Colic is the leading cause of death in horses, and it tends to affect our senior citizens are a higher rate. Coupled with that concern is that colic surgery may be less successful for older horses and due to its high cost, major colic in older horses often results in euthanasia.
Colic is really just a term to describe abdominal pain, and that pain can be minor due to some gas build-up or a small blockage, or major due to twisting of the gut, large blockages and/or intestinal tissue death. It is these latter types of colic that often require surgery. In many milder cases of colic, pain relief and medical interventions to reduce gas or release blockages are sufficient. Regardless, when colic strikes our horses, young or old, it is scary.
As indicated, colic tends to affect older horses more commonly than younger horses. A study from Germany looked at almost 1,000 horses that were admitted to a veterinary clinic for colic symptoms. Of these horses, the average age was 19.9 years. Most horses were only treated medically, and these had a better survival rate than those that had to undergo surgery.
A common surgical finding in horses between the ages of 21-29 was strangulating lipomas. These are fatty tumors that tend to develop in a horse’s abdomen that can grow to a point where they become heavy, weighing down parts of the digestive tract, and can even “loop” around areas to strangulate either the intestines themselves or the blood flow to them. These types of tumors are not associated with equine obesity, so there is no way to prevent them or even to detect if they are developing.
There are other risk factors for colic that are associated with feeding and management. Knowing what they are can be a potential strategy to help prevent colic.
A thorough review of colic studies was conducted in 2019 and reported “odds ratios” (OR) where a higher number indicates a higher risk associated with that factor. Horses that crib or windsuck had higher risks of colic, along with a higher risk of a particular type of colic (epiploic foramen entrapment, a type of small intestinal strangulation) and an OR ranging from ~8 to ~70! Housing also increased the risk of colic, with increased stall time and/or recent changes in stabling increasing the risk (OR ranging from ~1-5).
Changes in diet (hay or grain) increased the risk of colic (OR ranging from 2-10), and horses that were fed higher amounts of grain/concentrate also had higher risk ‒ eg. 2.5-5 kg of concentrate had an OR of 4.8, while more than 5 kg had an or of 6.3. Feeding alfalfa hay increased the risk of colic (OR 4-10), as did the feeding of coastal hay (OR 1.3-5.7).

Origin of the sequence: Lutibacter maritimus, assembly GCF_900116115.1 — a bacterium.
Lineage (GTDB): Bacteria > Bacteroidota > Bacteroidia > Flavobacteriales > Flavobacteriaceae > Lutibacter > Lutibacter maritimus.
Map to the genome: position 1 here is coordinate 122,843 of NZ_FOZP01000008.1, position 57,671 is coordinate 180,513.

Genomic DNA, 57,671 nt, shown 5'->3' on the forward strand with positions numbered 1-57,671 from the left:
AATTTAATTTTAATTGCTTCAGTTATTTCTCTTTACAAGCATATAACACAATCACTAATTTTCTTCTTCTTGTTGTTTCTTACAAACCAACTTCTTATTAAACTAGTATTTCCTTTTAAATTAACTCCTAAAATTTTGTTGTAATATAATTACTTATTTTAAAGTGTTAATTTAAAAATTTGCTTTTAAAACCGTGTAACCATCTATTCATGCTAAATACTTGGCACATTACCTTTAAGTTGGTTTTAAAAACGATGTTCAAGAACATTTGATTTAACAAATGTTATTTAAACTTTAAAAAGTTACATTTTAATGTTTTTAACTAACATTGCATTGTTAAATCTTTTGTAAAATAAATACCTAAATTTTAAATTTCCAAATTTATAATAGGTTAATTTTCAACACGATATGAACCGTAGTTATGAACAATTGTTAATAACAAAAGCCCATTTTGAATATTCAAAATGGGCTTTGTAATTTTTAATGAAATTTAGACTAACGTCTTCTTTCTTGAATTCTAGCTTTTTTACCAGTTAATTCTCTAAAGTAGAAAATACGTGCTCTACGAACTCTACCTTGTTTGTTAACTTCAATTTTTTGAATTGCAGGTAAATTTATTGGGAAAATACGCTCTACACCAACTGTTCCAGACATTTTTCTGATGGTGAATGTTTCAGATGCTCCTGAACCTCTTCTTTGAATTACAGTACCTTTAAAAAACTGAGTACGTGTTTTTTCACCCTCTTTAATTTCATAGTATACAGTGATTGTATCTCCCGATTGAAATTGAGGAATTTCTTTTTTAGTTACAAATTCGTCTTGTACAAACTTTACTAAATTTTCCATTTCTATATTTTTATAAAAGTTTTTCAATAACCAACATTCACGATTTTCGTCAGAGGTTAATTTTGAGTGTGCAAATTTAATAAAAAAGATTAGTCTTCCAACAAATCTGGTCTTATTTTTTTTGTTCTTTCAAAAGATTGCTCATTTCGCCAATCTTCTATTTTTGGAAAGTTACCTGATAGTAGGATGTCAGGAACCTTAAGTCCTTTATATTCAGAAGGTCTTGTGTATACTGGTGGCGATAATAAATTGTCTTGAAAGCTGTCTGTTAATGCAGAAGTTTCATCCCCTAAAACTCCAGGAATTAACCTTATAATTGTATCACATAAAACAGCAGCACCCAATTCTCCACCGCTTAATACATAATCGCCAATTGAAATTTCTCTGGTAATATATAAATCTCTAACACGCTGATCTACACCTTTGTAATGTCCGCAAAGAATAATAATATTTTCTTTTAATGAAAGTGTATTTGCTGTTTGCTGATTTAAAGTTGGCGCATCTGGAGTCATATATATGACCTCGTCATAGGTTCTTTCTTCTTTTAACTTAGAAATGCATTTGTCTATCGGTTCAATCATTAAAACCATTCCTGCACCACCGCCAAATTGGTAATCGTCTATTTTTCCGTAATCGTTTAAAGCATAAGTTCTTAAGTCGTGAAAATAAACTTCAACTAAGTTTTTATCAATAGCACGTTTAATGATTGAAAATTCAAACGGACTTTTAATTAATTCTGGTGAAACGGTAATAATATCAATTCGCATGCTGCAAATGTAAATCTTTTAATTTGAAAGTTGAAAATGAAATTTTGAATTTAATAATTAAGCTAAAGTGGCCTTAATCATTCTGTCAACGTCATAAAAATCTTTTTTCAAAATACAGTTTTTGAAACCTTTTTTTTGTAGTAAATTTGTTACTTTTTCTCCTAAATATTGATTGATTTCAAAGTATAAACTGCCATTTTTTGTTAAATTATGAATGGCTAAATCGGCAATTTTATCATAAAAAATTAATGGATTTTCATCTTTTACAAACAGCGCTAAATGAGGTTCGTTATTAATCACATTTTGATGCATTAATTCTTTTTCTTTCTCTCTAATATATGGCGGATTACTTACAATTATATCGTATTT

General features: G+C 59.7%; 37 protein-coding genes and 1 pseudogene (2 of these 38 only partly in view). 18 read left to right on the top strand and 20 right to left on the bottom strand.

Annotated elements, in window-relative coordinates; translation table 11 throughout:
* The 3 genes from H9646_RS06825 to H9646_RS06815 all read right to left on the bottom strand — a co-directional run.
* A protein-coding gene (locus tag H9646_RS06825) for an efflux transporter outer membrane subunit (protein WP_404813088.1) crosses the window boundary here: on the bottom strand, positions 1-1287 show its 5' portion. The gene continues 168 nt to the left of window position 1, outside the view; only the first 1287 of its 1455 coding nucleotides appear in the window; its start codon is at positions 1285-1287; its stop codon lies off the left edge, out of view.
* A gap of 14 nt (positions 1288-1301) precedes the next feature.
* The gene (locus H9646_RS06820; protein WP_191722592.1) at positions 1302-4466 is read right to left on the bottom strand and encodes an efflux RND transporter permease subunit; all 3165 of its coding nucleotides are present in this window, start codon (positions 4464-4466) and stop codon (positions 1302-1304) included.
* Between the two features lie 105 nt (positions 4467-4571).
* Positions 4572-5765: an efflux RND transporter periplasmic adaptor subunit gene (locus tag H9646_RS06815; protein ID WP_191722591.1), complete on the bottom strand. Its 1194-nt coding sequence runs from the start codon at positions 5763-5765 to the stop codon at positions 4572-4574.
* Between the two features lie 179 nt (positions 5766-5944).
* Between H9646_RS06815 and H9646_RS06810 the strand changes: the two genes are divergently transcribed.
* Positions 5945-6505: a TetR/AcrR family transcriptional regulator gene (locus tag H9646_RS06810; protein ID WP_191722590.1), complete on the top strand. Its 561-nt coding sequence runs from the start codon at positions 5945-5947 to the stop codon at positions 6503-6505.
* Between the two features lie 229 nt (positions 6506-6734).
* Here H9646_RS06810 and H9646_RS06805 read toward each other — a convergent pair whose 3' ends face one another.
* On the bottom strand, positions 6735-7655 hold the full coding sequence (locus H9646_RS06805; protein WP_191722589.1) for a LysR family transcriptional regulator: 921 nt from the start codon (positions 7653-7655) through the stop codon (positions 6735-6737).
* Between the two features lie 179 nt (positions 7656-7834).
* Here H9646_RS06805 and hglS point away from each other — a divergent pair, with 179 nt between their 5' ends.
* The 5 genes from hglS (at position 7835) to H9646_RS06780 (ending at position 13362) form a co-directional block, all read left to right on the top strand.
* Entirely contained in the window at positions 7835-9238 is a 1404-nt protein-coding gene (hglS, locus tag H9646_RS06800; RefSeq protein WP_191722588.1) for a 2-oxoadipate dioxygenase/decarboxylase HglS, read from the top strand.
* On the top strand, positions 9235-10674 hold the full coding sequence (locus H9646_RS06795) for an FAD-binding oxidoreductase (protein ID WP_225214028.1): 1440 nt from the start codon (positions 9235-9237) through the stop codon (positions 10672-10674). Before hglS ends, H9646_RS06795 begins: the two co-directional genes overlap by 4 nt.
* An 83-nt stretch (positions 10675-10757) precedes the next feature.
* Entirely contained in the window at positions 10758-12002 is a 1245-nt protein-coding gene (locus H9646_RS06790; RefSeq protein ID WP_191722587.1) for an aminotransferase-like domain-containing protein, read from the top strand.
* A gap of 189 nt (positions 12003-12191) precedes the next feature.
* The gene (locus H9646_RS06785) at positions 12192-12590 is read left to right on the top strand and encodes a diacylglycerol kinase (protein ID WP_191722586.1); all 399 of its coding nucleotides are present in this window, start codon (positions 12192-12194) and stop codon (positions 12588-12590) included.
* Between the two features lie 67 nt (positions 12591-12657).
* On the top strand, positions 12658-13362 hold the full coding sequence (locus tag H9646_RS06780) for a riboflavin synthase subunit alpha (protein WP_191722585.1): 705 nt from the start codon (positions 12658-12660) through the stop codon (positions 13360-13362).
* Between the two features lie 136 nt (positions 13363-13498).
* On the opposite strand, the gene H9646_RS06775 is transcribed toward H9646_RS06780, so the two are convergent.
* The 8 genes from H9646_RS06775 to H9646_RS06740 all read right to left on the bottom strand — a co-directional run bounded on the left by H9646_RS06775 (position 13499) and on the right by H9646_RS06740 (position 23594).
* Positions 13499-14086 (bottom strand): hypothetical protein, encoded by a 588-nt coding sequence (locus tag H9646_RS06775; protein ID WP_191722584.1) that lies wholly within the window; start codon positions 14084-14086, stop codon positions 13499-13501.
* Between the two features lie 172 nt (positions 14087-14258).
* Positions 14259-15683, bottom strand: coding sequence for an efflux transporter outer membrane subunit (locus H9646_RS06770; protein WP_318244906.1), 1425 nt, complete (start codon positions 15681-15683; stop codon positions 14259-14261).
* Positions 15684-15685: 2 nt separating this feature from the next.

Dental issues also increased the risk of colic (OR 5-7). Oral problems are particularly important for our older horses. As horses age, they continuously erupt a long tooth that is embedded in their skull at birth. When horses start to reach their 20s, there can be less tooth remaining, and they remaining stubs can fall out altogether. Therefore, older horses may have problems chewing and breaking down their feed adequately, leaving longer particle sizes to work their way through the intestinal tract and increasing the risk of these particles to get stuck and cause a blockage.
Working closely with your vet to examine your horse’s teeth can help give you an idea of what you’re working with and how dietary management may need to change.
Typically, with less tooth surface available for grinding, feed manufacturing needs to do the job for them. So products like hay cubes or even pelleted hay/roughage chunks, can have relatively small particle sizes already, and when soaked in water can create a slurry that can be consumed easily.
Other high-fiber feeds such as beet pulp and rice bran are also good to mix in. From there, you may need to add in a ration balancer or other feed depending on the horse’s individual nutrient requirements, and oil can be added to increase calories. Of course, all horses should have plenty of fresh water available at all times, and have lots of turnout.
Unfortunately, despite our best efforts, colic will affect 1 in 10 horses in their lifetime. When it hits our older horses, the overall outcome tends to be less favourable. With good management and feeding practices we can do our best to decrease the risk, but unfortunately sometimes colic just happens for no apparent reason.